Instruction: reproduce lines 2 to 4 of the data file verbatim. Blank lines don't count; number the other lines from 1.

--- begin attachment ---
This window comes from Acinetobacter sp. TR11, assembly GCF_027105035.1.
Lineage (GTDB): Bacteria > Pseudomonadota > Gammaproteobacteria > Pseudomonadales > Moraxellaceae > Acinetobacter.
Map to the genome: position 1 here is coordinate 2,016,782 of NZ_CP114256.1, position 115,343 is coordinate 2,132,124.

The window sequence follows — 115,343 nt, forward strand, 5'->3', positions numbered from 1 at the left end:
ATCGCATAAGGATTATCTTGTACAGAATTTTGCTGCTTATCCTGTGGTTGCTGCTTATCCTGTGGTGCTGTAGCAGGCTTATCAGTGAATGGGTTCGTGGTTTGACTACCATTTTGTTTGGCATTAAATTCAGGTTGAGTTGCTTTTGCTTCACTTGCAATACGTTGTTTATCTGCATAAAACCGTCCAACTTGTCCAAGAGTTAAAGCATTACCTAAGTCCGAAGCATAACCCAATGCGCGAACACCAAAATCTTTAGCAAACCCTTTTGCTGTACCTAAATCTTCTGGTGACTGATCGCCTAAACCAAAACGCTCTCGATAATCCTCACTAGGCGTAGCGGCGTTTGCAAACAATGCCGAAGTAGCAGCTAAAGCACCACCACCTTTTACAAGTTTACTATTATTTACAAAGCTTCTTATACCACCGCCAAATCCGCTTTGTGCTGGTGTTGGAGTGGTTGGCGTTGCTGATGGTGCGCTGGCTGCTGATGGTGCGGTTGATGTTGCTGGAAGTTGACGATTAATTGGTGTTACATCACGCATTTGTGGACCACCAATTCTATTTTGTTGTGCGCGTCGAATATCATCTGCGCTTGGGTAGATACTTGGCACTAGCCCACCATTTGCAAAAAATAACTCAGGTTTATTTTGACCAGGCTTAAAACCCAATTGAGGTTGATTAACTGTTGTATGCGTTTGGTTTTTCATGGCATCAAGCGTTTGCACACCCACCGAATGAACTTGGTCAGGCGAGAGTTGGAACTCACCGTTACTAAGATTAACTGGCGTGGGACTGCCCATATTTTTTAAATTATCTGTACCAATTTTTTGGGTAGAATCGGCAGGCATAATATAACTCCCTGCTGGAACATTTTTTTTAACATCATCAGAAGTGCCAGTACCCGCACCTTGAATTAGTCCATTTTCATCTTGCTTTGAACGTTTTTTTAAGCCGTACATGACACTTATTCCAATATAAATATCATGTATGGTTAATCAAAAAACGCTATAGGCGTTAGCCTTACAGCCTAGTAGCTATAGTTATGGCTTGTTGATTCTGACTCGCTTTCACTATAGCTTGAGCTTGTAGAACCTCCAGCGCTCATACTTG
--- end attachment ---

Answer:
Lineage (GTDB): Bacteria > Pseudomonadota > Gammaproteobacteria > Pseudomonadales > Moraxellaceae > Acinetobacter.
Map to the genome: position 1 here is coordinate 2,016,782 of NZ_CP114256.1, position 115,343 is coordinate 2,132,124.

The window sequence follows — 115,343 nt, forward strand, 5'->3', positions numbered from 1 at the left end: